(director: Ishirô Honda; screenwriter: Shinichi Sekizawa; cinematographer: Hajime Koizumi; editor: Ryohei Fujii; music: Akira Ifukube; cast: Yosuke Natsuki (Detective Shindo), Yuriko Hoshi (Naoko Shindo), Hiroshi Koizumi (Professor Miura), Akiko Wakabayashi (Mas Selina Salno, Princess of Sergina), Emi Ito (Shobijin, Twin Fairy), Yûmi Ito (Shobijin, Twin Fairy), Takashi Shimura (Dr. Tsukamoto), Akihiko Hirata (Chief Detective Okita), Hisaya Itô (Malmess, Chief Assassin), Minoru Takada (Prime Minister), Senshô Matsumoto (Alien expert), Senshô MatsumotoIkio Sawamura (Honest fisherman); Runtime: 85; MPAA Rating: NR; producer: Tomoyuki Tanaka; TCM; 1964-Japan-dubbed in English)

The tag line for Ghidorah should be Shit Happens.

Reviewed by Dennis Schwartz

Poorly dubbed in English. Produced by Japan’s Toho studio. It works best as a time killer gasser for lovers of bad films, for those who speak only monster talk and for the drive-in crowd who could care less what’s playing as along as their date is hot. The tag line for Ghidorah should be ‘Shit happens.’ Commercially-minded sci-fi director Ishirô Honda (“Yog: Monster from Space“/”Destroy All Monsters”/Godzilla’s Revenge”)directs this clunker as if it were destined to bring in the coin. It’s sloppily directed with numerous continuity errors, adding unneeded confusion to an already messy screenplay by Shinichi Sekizawa. It’s the fifth Godzilla film in the money-making franchise.

A meteorite, during a rare January heat wave, crashes in the mountains of Japan and scientists examine it, while the Tokyo police plan to provide protection for the secret arrival of Princess Salno (Akiko Wakabayashi) of the fictionalized country of Sergina in the Himalayas. She’s next in line to rule her monarchy upon the death of her king father. The princess’ plane explodes in mid-air from a bomb, as assassins try to kill her before she reaches Tokyo. But she miraculously escapes (you just gotta hear the explanation: she heard a voice telling her to jump before the explosion and something about the shock from the bomb caused the dimensions to move apart making it safe for her to fall between the gaps) and appears alive in Tokyo a few days later dressed in a fisherman’s outfit and claims to be a prophetess from Mars who has come to warn the world of upcoming danger (like the return of monsters and the end of the world).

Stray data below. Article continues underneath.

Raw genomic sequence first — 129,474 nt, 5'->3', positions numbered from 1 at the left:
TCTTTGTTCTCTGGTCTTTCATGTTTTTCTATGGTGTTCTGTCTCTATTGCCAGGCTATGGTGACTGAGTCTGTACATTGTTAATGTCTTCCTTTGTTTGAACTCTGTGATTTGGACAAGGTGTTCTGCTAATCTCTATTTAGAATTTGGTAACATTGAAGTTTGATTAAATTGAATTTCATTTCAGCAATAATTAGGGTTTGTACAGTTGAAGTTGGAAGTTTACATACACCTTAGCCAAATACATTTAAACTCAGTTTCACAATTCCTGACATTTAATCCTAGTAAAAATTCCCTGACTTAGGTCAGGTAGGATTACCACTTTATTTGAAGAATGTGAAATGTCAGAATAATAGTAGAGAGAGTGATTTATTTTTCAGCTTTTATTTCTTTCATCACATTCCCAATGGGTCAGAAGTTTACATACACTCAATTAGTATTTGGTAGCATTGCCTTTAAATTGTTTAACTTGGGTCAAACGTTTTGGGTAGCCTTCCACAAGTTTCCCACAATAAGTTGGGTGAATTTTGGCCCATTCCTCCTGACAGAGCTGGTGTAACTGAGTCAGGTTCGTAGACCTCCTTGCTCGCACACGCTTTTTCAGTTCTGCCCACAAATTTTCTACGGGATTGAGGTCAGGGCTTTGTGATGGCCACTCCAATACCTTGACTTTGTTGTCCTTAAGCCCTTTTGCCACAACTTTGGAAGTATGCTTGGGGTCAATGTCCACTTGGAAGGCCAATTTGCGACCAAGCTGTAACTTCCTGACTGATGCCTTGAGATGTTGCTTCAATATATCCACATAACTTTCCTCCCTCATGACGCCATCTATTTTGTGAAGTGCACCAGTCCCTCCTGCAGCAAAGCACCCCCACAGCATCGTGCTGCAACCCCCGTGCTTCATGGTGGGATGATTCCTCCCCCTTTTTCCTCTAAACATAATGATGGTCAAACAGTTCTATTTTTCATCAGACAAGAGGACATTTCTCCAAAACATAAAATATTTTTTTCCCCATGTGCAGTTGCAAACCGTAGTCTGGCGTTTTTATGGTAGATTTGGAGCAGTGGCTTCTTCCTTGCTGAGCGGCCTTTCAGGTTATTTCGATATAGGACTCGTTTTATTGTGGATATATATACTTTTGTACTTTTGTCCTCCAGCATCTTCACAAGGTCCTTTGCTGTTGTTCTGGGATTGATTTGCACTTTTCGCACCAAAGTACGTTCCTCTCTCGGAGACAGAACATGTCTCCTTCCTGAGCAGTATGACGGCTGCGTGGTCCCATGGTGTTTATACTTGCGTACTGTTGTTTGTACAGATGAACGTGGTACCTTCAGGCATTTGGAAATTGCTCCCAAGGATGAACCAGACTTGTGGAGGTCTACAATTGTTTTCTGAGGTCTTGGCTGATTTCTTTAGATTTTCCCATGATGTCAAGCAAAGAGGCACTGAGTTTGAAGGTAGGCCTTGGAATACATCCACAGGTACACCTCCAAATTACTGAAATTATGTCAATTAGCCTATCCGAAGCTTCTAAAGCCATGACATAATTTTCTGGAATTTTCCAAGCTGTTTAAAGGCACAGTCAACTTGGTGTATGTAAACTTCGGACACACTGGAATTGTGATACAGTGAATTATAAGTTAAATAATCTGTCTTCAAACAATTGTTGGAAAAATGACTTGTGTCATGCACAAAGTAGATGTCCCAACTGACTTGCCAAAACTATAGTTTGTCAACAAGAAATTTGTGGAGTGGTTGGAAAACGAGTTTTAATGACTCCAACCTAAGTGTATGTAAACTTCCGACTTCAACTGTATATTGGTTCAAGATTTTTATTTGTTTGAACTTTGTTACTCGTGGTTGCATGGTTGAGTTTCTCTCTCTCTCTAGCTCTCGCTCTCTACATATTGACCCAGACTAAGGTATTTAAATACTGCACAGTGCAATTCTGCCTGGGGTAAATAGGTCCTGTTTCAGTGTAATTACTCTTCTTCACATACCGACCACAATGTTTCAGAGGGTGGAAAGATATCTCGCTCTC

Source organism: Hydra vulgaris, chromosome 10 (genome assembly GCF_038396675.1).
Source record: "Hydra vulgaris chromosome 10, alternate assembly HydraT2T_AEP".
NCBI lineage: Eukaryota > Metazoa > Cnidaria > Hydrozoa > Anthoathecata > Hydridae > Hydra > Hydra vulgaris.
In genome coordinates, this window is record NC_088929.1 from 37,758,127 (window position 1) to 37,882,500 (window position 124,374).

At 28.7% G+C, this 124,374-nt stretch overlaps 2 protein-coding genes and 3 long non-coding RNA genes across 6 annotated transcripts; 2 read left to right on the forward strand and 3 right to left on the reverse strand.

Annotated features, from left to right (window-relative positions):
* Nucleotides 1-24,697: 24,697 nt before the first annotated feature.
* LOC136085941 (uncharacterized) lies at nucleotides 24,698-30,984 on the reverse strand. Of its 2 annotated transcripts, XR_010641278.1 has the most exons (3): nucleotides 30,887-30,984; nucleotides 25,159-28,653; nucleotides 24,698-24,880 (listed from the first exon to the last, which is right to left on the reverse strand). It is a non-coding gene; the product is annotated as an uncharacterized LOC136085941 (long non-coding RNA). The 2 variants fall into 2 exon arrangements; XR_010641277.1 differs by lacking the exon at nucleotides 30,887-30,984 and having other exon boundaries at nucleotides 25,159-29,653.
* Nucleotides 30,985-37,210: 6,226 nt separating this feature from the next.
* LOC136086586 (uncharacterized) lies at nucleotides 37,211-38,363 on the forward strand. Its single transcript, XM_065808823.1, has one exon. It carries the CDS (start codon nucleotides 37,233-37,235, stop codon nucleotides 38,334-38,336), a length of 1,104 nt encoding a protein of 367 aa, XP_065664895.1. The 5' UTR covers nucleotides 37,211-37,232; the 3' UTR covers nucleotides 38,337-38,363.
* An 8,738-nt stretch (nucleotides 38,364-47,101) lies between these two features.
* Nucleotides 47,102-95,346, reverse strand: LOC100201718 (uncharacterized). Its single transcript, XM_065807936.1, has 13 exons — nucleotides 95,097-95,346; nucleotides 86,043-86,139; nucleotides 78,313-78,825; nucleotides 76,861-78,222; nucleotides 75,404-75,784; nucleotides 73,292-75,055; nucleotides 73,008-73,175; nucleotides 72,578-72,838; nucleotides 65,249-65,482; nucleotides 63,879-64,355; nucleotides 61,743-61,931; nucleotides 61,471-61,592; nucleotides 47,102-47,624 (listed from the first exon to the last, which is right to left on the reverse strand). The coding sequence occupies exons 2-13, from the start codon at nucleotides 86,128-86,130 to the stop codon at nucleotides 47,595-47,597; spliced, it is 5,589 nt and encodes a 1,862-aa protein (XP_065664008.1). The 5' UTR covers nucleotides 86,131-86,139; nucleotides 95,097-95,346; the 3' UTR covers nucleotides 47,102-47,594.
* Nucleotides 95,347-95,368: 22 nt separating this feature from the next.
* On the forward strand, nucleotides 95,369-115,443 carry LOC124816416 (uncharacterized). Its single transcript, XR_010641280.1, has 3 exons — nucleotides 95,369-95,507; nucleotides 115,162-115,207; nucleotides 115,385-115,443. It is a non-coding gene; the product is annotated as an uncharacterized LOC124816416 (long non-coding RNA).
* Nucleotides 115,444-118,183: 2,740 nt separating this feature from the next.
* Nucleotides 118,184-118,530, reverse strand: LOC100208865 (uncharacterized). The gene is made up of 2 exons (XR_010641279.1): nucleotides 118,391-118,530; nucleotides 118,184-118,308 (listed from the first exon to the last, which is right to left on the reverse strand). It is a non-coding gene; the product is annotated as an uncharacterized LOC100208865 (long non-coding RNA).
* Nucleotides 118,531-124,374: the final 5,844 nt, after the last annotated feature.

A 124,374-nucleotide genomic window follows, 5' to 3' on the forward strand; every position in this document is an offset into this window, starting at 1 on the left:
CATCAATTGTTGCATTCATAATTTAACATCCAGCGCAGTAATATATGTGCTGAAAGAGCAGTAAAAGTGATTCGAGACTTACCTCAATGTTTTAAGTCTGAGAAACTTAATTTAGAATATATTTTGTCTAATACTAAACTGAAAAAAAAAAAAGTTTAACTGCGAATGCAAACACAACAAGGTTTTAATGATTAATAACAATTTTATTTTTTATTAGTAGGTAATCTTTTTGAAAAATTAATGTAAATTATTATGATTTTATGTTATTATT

Naoko (Yuriko Hoshi) is the gullible woman reporter who befriends the princess when she interviews her and also dates the leading geologist, Professor Miura (Hiroshi Koizumi), sent to examine the meteor shower; while Naoko’s brother, police detective Shindo (Yuriko Hoshi), is ordered by the chief (Akihiko Hirata) to be the bodyguard for the princess in Tokyo (her country is apparently too cheap or too stupid to provide bodyguards). Shindo saves Princess Salno three times from four determined assassins, led by the sun-glass wearing badass Malmess (Hisaya Itô), sent here by the evil pretender to the throne who assassinated her father.

Psychiatrist Dr. Tsukamoto (Takashi Shimura, noted actor is slumming here between Akira Kurosawa films) examines the princess to see if she’s really a Martian and determines that Princess Salina is really a descendant of ancient Mars with psychic powers (this man apparently knows his stuff, with his electric shock generator he doesn’t have to bother with any of that Freudian mumbo-jumbo). Tsukamoto says she thinks Martian because of the shock from her plane escape caused her unconscious alien identity to come to the surface and later because of the shock from an assassin’s bullet grazed her head and caused her to lose that psychic power and return to being the princess.

When the meteorite bursts open, a three-headed monster called Ghidrah emerges and begins destroying the countryside. In desperation government officials use Fairy Twins (Emi & Yûmi Ito), in town for a singing appearance on TV, to ply their telepathic talents to summon the dead monsters: the huge plastic caterpillar Mothra (emerges from Peace Island), supersonic bird Rodan (breaks out of his imprisonment from the volcano at Mt. Aso), and scaly, rubbery dinosaur Godzilla(surfaces from the ocean) to combat this new and more powerful monster with three snake-like heads. After a fierce battle in the sky, the three monsters defeat Ghidrah and save the Earth.

Toho’s accomplished monster maker Eiji Tsuburaya oversaw the duties of visualizing and applying special cameras to film the four monsters.

Geez, what a load of cheese. Though some viewers might find such nonsense to be a fun monster bash flick.